For the first few years of our kids' lives, we
My daughter's commentary on our favorite songs is especially entertaining. After hearing David Lee Roth sing, "I Ain't Got Nobody," she determined that he must be a skeleton. And, recently, upon hearing "Don't Stop Thinking About Tomorrow," by Fleetwood Mac, she asked, "Mom, why should we not stop thinking about tomorrow?"
I explained the meaning of the song, stressing the importance of putting your mistakes behind you and looking forward to tomorrow, which is a bright new day.
Realizing that my kids were actually listening to the lyrics, I decided to capitalize on their captivity in my car. I chose a song with a lesson that was desperately needed by my budding rockers...
"You Can't Always Get What You Want," by The Rolling Stones.
I couldn't contain my grin as the song played on. I was looking forward to the upcoming discussion and couldn't wait to hear what my kiddos had to say about it. The song came to an end and I eagerly asked, "So, what did you think about that one?"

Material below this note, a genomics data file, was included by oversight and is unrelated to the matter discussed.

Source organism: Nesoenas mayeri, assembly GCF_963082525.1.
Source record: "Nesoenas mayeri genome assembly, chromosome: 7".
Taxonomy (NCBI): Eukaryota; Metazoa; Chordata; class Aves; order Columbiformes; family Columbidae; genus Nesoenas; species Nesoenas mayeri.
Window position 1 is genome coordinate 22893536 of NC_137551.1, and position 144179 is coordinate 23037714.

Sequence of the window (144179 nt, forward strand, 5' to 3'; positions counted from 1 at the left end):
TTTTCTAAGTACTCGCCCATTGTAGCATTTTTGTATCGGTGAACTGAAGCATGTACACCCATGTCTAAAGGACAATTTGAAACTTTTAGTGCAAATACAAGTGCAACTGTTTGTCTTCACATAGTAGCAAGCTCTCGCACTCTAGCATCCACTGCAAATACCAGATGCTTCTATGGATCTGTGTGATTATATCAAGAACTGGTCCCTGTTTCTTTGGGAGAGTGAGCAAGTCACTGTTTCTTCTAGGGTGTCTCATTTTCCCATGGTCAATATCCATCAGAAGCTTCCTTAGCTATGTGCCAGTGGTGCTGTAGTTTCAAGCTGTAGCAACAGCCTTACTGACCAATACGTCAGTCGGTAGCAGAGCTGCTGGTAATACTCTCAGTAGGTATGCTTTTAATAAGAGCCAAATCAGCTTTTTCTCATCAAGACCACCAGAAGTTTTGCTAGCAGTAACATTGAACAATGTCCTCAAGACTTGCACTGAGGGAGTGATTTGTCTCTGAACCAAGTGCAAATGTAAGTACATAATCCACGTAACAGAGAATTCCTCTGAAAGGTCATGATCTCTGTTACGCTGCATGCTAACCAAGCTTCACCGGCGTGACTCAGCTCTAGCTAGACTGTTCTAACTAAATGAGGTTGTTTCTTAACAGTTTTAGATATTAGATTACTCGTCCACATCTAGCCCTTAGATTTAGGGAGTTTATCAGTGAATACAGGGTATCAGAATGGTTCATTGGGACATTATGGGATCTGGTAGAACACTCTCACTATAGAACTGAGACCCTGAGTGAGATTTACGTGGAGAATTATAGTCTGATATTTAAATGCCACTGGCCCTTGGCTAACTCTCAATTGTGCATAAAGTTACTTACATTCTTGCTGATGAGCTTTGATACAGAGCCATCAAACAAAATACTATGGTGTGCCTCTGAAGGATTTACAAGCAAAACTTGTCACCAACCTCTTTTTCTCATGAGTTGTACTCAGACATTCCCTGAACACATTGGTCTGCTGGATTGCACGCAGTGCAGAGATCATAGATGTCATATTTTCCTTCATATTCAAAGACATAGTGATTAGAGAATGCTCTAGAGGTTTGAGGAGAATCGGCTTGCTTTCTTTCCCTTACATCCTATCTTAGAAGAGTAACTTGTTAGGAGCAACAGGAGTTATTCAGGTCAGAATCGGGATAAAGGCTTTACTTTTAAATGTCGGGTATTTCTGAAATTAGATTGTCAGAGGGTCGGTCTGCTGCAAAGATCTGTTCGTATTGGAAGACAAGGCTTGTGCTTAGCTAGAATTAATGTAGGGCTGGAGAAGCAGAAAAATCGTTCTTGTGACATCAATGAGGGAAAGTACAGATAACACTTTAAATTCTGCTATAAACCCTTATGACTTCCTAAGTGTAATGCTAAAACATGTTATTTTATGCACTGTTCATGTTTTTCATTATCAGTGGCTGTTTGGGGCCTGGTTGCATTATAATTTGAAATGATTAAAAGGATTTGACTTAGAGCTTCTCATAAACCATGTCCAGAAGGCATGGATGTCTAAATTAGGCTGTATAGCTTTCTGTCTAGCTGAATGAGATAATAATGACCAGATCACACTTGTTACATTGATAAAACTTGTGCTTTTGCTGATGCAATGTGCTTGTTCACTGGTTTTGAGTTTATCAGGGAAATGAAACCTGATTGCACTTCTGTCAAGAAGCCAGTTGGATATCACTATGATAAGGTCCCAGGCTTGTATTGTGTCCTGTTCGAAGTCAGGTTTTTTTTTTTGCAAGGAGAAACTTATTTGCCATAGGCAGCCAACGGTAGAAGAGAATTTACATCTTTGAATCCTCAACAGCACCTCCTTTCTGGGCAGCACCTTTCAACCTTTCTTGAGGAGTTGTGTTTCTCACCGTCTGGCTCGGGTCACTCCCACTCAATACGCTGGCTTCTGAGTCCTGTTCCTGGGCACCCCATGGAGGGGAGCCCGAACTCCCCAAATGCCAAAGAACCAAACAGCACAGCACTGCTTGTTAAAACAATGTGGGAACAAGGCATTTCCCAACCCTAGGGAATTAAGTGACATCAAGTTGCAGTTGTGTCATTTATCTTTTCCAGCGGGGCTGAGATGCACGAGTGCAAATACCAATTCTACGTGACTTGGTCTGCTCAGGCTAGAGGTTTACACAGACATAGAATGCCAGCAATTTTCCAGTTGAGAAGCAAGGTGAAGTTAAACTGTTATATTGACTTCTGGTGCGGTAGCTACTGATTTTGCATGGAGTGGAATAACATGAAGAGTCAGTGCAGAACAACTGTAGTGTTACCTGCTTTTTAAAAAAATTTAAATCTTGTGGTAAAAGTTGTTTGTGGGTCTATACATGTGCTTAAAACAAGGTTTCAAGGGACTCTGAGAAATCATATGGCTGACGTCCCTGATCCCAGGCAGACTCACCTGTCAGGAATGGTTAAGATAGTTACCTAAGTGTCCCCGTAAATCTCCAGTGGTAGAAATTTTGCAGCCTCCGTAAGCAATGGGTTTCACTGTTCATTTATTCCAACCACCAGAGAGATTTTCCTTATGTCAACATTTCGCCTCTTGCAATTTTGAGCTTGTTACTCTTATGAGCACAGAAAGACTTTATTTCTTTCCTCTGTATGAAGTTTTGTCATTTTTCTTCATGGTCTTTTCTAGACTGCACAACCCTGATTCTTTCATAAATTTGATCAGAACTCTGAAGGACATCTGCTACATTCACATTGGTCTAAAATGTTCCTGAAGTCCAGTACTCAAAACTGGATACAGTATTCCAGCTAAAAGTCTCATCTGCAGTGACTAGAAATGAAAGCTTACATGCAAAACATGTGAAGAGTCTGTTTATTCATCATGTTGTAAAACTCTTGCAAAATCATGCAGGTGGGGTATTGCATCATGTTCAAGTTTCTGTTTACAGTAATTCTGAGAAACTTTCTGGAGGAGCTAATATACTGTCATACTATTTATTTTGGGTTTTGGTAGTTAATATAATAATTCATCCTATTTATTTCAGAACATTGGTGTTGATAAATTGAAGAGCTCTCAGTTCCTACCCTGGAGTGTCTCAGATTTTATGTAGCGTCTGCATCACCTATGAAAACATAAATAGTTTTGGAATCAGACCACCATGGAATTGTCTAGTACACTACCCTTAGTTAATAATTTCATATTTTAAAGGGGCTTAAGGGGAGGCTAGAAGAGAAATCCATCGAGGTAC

Nothing. Nada. Zip. They not only didn't want to discuss the song, but I was pretty sure that both kids developed a solid hatred of me in that moment.
I decided not to push it any further. Clearly, they had heard and understood the song. My work here was done.
We arrived home and immediately a fight broke out between my son and daughter. One thousand toys in this house and they both HAD to have the same one. Since I operate under the delusion that they will somehow learn to resolve conflicts on their own, I did not intervene. Instead, I listened to the argument that followed.
My son loudly argued his case, "You can't always get what you want!"
To which my daughter countered, "No! YOU can't always get what YOU want!"
I don't remember who won that argument, which repeated many times over before I finally intervened. One thing, however, is crystal clear: I did not get what I wanted!